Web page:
Jason Howles is a “Go To” Recruitment Specialist for Bus and Coach Drivers. Here, He Shows How Knowledge Brings Success.
Jason Howles epitomizes the modern recruitment consultant.
It’s very easy to think of head-hunters as hard-bitten salespeople who take no prisoners in their mission to find the right talent. Working for soulless corporations and drinking far too much caffeine, they do whatever it takes.
Fortunately, Jason is a million miles away from these tired Hollywood clichés. His British politeness and gentle humor are the perfect antidote to these stereotypes.
Jason works for Woodrow Mercer, a high-tech recruitment company with a refreshing approach, and without the high-octane drama.
Woodrow Mercer’s approach is deceptively simple.
Our aim is to know exactly what skills businesses require and match these to the perfect candidate; bridging the gap between employers and candidates allowing a seamless, recruitment solution.
In this article, we look at some of the problems faced by the industry before interviewing Jason, who provides a useful insight into recruitment and the transport industry.
Before we start, let’s look at the company. Woodrow Mercer is a relatively new entrant into recruitment, but the agency has grown quickly.
A Background: The Rise of Woodrow Mercer
It’s hard to believe that Woodrow Mercer didn’t exist seven years ago. From a team of two, working in Birmingham, UK, the company has become a leading recruitment agency. Now, there are additional offices in London and Leeds, and plans to expand into Europe.
Woodrow Mercer’s key to success lies in exploiting niches. The company specializes in recruiting candidates for a number of fields, and has a simple philosophy of focusing its efforts into specific areas. They make sure that their recruiters become experts in their field.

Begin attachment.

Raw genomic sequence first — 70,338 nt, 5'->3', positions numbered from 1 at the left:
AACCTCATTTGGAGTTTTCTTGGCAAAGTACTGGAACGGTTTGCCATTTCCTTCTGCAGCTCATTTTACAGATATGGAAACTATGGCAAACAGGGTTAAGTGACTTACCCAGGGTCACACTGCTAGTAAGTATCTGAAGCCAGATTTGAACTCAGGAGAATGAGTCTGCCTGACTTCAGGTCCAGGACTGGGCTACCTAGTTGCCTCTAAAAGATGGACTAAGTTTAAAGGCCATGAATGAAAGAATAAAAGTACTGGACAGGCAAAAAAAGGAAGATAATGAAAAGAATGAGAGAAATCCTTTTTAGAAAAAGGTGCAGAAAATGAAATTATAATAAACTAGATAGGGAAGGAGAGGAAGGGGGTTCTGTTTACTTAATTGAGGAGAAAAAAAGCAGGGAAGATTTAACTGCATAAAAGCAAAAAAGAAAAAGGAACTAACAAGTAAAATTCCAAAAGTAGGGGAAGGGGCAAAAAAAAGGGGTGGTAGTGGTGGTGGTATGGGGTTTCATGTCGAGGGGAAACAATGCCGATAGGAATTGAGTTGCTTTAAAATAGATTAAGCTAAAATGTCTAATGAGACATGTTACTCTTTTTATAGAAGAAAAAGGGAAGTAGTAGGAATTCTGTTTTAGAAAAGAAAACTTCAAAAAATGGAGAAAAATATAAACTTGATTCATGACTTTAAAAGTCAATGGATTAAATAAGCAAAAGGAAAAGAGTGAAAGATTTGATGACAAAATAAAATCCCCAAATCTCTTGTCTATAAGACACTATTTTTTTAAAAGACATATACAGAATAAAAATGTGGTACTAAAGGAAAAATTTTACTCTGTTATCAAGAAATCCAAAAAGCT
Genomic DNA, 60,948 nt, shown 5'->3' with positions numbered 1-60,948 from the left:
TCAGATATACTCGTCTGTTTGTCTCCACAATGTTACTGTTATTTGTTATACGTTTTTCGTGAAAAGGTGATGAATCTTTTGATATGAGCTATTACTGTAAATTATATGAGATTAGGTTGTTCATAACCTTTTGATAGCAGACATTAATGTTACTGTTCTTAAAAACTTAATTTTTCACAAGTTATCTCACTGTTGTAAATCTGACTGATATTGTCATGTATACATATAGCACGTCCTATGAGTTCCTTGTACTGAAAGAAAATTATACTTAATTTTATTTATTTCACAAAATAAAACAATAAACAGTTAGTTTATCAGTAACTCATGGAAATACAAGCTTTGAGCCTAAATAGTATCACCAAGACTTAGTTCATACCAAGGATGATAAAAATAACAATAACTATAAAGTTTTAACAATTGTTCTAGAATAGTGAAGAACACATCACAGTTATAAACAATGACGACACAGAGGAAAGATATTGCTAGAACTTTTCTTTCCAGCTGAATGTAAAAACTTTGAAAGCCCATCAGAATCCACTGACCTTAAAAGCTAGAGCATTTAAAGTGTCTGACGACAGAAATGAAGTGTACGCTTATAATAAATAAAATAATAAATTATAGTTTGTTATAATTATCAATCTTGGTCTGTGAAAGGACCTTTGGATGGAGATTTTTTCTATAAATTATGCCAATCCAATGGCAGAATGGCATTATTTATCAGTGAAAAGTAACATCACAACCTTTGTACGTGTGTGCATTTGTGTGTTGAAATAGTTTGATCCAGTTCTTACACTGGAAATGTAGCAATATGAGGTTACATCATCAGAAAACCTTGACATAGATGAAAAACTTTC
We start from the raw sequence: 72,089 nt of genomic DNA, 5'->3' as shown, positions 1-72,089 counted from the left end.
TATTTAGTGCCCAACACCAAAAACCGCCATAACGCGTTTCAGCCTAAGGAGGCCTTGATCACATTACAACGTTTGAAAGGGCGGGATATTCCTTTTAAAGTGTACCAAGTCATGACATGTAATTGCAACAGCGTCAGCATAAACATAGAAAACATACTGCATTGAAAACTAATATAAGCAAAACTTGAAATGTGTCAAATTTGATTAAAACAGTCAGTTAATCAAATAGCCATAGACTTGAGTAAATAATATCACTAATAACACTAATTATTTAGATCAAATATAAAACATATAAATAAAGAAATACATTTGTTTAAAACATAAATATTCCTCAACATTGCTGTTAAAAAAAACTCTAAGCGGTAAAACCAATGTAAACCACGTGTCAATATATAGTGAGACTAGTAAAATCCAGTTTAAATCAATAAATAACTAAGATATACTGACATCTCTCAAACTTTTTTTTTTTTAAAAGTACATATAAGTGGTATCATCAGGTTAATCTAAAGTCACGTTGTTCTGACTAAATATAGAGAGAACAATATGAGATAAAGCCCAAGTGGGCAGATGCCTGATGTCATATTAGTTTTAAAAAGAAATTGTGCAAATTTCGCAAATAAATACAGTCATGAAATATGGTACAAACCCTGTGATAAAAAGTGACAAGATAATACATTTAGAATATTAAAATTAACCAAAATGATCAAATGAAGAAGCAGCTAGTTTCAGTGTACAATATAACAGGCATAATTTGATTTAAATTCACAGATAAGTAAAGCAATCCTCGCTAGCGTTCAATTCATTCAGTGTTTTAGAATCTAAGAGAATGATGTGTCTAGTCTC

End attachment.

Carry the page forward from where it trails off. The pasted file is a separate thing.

Here at Woodrow Mercer, we know how essential it is to recruit only the best people; after all, you are only as good as the people who work for you. We select our consultants based on knowledge and experience they have of a particular sector; they listen to their clients and understand how the market works, this allows us to build long-term relationships with clients and partners alike. Our consultants make us what we are, providing an outstanding service for both clients and candidates.
Jason shows how this approach works. As a recruitment specialist for the transport industry, he seeks candidates to fill all roles for bus, coach, and private hire operators.
He immersed himself in the industry to understand its unique needs and the problems it faces, visiting countless depots, learning to drive a bus, and spending time on the front line.
Because of this, he and Woodrow Mercer have bucked the trend and succeeded in an ultra-competitive recruitment market.
Why is Recruitment so Tough?
In the UK, recruiting coach drivers is notoriously difficult. At present, agencies face pressure on two fronts.
On one side is simple competition. Recruitment is a lucrative industry, and new companies spring up, crowding the marketplace and fighting for their share.
On the other hand, the transport industry suffers from a decreasing pool of suitable candidates. This is a particular problem when recruiting bus and coach drivers.
Staying Ahead of the Pack
Yet, in this brutal marketplace, Jason and Woodrow Mercer are succeeding. Using technology and a new approach, they have risen above these problems.
At Woodrow Mercer we are proud to do things differently. We have thrown the recruitment rule book out of the window and replaced it with an emphasis on trust and partnership.
Their innovative, constantly evolving approach uses modern IT solutions that match candidates with jobs. However, they also take a refreshingly old-school approach of learning the business and seeing things through the eyes of clients and candidates.
A Problem of Recruitment
Many of us take bus and coach drivers for granted. We want to get on a bus, pay the fare, and arrive at our destination, safely and on time. However, there is a big problem. The UK industry is facing a recruitment crisis, and it is difficult to find the drivers we need to get from place to place.
Across the industry, companies cannot fill their driver quotas, and solving the problem has become a priority for the government, employers, and unions.
Many factors contribute, including antisocial hours, abuse from customers, and low pay. Other problems are the cost of training and earning a license.
As someone immersed in the business, Jason understands the issues.